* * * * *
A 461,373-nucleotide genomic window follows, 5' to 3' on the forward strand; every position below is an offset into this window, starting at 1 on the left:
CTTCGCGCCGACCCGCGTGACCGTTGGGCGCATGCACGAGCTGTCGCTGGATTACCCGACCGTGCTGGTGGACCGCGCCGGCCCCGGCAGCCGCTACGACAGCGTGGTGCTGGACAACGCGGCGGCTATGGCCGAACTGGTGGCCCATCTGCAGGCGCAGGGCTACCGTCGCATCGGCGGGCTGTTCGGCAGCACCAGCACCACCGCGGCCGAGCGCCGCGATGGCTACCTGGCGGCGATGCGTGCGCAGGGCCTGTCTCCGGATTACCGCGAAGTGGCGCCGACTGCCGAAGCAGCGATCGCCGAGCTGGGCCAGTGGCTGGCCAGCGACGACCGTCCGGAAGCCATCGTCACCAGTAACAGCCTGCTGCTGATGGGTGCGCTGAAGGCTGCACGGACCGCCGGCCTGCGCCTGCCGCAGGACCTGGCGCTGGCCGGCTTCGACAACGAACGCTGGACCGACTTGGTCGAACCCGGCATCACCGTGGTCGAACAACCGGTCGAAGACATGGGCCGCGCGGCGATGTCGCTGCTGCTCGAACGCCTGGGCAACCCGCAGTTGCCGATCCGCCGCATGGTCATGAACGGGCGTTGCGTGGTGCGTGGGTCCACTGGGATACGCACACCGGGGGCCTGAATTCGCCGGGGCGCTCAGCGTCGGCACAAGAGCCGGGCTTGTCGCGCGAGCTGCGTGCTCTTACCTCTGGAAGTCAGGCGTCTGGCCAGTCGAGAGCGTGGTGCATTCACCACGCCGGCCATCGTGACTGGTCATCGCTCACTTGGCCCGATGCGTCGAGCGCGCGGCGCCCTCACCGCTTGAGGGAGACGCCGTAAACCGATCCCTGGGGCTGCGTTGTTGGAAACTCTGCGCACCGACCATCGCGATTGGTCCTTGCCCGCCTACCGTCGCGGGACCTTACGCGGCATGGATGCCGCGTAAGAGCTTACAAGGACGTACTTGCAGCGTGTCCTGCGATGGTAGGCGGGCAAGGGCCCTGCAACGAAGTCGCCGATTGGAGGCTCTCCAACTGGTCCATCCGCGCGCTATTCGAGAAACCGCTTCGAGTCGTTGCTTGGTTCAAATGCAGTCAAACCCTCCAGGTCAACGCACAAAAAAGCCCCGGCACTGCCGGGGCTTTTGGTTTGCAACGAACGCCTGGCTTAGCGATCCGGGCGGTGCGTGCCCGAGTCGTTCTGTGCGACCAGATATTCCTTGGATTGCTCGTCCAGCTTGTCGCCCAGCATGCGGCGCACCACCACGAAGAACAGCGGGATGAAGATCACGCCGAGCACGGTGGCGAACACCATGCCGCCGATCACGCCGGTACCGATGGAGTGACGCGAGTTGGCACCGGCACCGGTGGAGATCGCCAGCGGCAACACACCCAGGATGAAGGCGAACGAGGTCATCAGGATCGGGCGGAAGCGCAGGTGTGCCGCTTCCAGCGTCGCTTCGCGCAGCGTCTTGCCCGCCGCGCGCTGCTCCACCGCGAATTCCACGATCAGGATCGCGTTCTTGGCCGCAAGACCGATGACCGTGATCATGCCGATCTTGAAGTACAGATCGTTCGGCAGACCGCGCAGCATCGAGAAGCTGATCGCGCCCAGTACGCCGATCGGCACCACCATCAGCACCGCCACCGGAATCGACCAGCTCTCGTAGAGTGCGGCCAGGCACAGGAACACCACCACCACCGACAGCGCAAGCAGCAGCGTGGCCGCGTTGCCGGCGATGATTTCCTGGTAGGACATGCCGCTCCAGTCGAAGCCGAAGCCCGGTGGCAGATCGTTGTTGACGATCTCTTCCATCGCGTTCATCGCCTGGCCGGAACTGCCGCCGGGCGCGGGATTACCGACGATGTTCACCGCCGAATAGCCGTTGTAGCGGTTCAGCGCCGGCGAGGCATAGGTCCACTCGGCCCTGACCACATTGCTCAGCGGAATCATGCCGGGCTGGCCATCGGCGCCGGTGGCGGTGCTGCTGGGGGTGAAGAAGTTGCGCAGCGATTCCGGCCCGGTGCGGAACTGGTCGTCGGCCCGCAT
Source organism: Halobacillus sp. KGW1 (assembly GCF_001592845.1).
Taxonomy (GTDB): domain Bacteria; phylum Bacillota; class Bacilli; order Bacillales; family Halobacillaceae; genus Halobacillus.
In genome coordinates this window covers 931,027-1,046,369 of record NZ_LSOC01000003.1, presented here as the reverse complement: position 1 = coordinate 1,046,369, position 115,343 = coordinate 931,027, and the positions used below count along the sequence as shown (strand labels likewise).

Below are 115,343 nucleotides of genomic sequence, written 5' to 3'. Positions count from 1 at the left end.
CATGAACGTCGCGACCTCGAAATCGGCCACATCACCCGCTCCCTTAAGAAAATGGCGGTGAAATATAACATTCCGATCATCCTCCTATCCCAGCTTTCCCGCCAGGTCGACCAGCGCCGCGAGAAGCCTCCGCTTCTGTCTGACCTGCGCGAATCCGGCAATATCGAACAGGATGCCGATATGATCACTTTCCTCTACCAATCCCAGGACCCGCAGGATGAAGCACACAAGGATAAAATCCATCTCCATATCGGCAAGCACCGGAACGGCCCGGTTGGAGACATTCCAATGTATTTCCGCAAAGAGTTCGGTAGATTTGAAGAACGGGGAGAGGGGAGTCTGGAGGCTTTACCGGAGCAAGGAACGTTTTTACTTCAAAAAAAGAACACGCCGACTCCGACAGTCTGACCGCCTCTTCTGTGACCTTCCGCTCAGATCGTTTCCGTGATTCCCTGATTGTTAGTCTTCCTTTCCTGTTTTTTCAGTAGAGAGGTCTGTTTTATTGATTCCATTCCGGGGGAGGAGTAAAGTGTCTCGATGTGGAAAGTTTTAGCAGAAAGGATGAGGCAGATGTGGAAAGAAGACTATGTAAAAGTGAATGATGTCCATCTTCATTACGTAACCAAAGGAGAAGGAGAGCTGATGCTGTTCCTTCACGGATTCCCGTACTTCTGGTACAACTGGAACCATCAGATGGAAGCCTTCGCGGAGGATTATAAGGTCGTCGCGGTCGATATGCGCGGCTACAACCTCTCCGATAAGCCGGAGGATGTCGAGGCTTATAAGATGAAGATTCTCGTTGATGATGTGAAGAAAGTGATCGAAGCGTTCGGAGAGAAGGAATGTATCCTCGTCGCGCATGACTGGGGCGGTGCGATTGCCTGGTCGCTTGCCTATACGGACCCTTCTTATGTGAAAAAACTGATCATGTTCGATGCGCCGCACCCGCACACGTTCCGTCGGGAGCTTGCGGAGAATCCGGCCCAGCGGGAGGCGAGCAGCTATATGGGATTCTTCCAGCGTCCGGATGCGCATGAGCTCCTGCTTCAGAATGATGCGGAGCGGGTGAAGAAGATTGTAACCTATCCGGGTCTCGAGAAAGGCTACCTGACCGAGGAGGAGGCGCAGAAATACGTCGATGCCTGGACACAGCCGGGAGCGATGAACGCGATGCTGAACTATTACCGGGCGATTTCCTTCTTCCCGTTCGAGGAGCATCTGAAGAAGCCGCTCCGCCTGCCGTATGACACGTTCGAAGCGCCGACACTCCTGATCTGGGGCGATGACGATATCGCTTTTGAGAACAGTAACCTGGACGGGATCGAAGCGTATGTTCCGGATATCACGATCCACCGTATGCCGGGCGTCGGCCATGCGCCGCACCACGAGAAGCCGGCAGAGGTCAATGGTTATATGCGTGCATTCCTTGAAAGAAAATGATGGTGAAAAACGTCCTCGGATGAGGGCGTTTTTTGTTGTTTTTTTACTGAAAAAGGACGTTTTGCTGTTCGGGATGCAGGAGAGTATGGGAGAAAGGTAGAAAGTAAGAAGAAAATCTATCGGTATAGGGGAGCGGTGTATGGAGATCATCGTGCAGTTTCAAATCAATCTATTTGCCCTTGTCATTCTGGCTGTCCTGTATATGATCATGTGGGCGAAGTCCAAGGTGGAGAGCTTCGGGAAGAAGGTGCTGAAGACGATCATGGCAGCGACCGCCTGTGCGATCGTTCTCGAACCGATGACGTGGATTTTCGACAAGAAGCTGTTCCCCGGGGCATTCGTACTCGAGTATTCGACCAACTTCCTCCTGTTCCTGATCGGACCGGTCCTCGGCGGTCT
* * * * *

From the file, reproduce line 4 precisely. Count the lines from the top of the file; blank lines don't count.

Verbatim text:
Taxonomy (GTDB): domain Bacteria; phylum Bacillota; class Bacilli; order Bacillales; family Halobacillaceae; genus Halobacillus.